Who doesn't love sugary drinks? I definitely do! Soft drinks, sweetened coffee drinks, and some fruit juices might not seem like much when you're drinking them, but they can add hundreds of calories to your diet — and your waistline! The diet versions are a little better, but only a little. They're still crammed with sodium and chemicals. Their sweet taste can even trigger cravings for other sweets!
Remember that you can have a can of soda or your favorite latte! Just be sure to consider these drinks as treats and not an everyday part of your eating plan. To quench your thirst, try herbal tea, seltzer flavored with lemon or lime, or the most sensible drink of all — refreshing water!

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Thursday, August 7, 2008

Cancer or fat from artificial sweeteners?

Photo by riccardobat

The good news relating to cancer:
results from subsequent carcinogenicity studies (studies that examine whether a substance can cause cancer) on these sweeteners and other approved sweeteners have not provided clear evidence of an association between artificial sweeteners and cancer in people.
Read more at Artificial Sweeteners and Cancer: Questions and Answers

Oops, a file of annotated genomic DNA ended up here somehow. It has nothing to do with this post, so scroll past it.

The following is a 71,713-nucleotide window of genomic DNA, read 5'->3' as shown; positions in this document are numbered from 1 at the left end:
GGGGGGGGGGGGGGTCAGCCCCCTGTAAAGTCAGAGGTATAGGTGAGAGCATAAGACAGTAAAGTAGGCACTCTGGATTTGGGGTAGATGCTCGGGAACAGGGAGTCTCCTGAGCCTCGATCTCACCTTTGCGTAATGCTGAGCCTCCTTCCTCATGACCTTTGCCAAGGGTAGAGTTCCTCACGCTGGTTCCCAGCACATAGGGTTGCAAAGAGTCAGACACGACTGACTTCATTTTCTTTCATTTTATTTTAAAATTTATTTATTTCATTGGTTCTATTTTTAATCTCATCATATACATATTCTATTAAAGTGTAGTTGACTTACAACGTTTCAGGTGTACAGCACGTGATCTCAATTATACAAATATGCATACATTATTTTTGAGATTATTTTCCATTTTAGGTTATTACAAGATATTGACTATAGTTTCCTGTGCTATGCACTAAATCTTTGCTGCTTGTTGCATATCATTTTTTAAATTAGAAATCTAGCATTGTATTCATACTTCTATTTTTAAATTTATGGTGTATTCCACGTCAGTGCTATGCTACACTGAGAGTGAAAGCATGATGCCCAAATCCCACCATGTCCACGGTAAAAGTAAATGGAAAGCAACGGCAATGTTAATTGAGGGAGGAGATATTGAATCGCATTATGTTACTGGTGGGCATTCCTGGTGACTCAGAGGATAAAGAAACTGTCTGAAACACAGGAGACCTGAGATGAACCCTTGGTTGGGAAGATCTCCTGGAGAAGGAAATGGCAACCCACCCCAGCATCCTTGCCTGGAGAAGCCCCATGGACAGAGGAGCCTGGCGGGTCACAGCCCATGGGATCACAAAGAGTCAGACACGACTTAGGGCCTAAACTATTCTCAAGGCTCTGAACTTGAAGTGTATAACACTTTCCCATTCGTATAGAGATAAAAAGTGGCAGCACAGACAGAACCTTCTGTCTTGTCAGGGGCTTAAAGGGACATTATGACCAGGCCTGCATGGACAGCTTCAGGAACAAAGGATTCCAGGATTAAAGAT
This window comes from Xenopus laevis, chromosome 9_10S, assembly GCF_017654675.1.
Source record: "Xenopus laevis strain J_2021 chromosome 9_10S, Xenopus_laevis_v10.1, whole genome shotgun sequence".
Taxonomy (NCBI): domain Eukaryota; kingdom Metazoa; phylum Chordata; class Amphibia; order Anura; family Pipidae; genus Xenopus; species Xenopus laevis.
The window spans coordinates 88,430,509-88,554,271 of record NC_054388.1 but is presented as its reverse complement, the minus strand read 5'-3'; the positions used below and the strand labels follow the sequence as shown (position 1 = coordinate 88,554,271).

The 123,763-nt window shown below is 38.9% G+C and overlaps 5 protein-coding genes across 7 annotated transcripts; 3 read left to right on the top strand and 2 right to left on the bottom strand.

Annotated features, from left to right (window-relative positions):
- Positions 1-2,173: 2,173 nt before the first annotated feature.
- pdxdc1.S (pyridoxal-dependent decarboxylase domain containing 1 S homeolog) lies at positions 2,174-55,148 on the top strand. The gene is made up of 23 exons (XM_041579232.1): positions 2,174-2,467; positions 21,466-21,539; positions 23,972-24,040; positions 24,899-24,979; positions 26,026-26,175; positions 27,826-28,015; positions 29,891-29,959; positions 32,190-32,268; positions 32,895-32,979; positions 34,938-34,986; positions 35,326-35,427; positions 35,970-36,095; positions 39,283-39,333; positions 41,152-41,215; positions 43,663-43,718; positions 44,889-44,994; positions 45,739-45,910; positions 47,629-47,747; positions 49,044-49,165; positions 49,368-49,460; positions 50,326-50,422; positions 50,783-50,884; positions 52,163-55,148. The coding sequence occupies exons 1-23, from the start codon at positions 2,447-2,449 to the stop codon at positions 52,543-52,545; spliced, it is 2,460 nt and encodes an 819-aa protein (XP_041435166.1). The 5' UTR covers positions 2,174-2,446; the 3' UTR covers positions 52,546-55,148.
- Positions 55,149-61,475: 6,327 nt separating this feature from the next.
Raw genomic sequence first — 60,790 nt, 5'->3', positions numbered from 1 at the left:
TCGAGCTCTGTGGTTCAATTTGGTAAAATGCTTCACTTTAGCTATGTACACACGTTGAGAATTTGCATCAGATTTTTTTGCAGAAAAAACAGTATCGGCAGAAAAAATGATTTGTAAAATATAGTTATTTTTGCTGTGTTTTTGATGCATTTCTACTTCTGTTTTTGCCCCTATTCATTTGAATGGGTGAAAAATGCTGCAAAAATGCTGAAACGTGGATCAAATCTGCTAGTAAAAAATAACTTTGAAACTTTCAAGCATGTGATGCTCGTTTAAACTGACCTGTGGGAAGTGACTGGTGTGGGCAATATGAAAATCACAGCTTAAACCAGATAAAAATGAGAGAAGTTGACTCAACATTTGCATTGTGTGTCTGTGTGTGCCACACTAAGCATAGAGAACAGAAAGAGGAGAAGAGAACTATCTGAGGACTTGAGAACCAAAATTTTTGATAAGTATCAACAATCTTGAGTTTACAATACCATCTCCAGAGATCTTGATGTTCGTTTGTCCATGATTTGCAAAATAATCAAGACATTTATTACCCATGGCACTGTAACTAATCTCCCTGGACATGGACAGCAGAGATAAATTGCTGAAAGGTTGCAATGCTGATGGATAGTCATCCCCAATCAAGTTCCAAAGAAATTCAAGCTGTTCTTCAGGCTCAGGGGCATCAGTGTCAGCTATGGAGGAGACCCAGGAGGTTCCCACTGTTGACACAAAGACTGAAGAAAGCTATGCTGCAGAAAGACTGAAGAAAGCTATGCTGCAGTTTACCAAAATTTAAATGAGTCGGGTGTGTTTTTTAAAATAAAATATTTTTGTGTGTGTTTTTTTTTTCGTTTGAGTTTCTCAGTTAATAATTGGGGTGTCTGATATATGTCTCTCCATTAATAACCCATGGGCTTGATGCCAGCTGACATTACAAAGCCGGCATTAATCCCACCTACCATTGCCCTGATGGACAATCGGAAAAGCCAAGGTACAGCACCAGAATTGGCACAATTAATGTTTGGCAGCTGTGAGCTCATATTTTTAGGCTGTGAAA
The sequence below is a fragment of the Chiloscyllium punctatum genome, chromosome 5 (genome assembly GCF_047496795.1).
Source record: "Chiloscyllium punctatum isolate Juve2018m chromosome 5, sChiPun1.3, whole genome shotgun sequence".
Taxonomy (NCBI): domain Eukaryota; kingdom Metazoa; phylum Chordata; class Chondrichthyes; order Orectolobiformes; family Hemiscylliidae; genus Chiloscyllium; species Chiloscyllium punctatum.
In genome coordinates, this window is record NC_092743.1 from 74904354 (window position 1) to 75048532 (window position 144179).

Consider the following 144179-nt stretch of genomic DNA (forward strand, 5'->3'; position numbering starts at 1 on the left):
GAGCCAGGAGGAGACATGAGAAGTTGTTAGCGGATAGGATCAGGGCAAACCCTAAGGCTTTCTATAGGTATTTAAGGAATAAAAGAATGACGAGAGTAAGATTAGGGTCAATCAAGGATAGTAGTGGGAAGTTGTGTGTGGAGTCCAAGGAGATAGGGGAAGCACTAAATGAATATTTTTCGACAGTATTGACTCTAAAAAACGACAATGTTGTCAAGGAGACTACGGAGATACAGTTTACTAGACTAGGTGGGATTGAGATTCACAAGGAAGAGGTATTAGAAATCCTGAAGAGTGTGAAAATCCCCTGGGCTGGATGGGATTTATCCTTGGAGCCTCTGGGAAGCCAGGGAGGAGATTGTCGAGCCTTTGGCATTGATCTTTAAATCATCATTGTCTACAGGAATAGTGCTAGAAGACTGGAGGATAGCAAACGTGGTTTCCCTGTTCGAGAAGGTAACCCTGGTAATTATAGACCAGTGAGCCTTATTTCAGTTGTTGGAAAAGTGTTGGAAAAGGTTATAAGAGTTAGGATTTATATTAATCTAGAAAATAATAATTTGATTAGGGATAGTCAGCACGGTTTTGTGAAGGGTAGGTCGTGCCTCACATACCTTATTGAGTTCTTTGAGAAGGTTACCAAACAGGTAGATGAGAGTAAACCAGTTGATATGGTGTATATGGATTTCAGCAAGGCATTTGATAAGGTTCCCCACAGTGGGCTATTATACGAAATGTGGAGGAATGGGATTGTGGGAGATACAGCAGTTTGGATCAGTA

The bad news: Scientists at Purdue University in West Lafayette, Indiana, warn us that artificial sweeteners make us eat more.
The data clearly indicate that consuming a food sweetened with no-calorie saccharin can lead to greater body-weight gain and adiposity than would consuming the same food sweetened with high-calorie sugar.

Read more from Purdue researchers Susan Swithers and Terry Davidson who wrote in the journal Behavioral Neuroscience, published by the American Psychological Association. You can read their technical article A Role for Sweet Taste in PDF form.

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Friday, February 8, 2008

Thwart a Sweet Tooth!

DVDs and books by Denise Austinby Denise Austin
Are you a softie for sweets? The empty calories from sugary treats are a big reason for many people's battle with the bulge. Find out what tricks other Fit Forever! members use to temper a sweet tooth:
  • Cut back gradually: If going cold turkey on sweets only makes you want them more, try cutting out one or two each day over time.
  • Keep a food journal: You'll be less likely to reach for those empty calories when you see in writing how fast they add up.
  • Substitute: If you must have a sweet, pick a small one. Have a Tootsie Pop instead of a candy bar, for example.
  • Clear out: If you can't resist temptation, don't keep sweets in your cupboard at home or in your desk at work.
  • Load up on aqua: Drink a big glass of water when a craving hits, or have a cup of fruit-flavored herbal tea. That's usually all it takes to make it pass.
  • Be active: Take a walk, put on an exercise video, or take a spin on the bike when your sweet tooth strikes. By the time you finish, the craving is usually gone and you've burned calories instead of eating them.
  • Get back on track: Don't beat yourself up or abandon your goal if you slip up. Managing your weight isn't about perfection, it's about persistence!
Books and DVDs by Denise Austin